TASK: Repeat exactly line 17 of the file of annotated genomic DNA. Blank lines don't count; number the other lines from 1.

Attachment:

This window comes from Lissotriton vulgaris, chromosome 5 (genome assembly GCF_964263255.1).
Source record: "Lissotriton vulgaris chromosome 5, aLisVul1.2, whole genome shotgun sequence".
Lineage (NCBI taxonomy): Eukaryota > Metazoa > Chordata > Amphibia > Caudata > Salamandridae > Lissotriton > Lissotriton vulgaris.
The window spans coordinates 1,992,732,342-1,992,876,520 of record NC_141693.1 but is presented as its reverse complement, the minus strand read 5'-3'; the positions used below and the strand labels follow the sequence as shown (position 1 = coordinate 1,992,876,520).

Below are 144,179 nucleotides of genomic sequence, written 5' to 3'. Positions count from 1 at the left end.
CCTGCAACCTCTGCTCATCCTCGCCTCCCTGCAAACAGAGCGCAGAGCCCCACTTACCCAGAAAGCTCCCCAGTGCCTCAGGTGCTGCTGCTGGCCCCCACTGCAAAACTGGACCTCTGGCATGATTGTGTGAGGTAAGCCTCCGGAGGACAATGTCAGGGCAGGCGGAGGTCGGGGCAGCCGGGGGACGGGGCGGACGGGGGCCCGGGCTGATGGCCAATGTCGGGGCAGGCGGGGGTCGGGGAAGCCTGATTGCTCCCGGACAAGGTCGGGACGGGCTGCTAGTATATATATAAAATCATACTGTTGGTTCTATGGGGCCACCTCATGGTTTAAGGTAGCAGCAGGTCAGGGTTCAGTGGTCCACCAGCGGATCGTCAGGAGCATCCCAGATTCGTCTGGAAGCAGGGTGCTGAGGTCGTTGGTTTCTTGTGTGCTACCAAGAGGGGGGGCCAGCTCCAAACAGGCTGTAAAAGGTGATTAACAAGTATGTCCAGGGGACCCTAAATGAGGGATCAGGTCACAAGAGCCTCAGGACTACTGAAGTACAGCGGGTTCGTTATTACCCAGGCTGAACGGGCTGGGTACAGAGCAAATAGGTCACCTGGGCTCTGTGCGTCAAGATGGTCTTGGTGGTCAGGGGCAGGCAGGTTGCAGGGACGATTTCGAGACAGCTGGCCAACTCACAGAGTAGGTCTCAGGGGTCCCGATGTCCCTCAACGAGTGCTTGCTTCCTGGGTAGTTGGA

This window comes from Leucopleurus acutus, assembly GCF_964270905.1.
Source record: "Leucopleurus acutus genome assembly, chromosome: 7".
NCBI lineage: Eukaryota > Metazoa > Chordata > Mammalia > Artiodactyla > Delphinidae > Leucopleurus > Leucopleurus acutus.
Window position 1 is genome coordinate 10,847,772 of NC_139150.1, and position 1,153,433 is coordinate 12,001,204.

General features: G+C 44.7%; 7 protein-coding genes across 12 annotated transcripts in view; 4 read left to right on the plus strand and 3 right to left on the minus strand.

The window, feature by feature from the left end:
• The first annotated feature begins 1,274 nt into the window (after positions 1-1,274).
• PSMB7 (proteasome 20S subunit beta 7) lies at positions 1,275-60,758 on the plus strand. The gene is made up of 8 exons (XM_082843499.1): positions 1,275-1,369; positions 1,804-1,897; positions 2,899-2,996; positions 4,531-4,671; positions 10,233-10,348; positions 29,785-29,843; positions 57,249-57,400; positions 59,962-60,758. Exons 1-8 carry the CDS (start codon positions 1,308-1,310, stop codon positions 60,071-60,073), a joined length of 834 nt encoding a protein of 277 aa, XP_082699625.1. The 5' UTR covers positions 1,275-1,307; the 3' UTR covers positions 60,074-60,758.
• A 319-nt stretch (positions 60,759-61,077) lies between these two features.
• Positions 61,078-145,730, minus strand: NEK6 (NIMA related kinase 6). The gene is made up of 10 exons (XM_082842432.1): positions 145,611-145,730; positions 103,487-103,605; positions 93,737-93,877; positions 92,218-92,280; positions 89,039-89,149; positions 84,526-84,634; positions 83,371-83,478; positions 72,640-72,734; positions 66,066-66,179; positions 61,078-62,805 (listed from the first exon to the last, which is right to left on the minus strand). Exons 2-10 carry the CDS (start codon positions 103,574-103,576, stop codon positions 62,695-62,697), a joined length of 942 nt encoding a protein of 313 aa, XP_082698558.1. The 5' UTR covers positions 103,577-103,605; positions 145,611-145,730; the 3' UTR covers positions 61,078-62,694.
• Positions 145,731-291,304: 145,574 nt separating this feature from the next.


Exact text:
• Positions 145,731-291,304: 145,574 nt separating this feature from the next.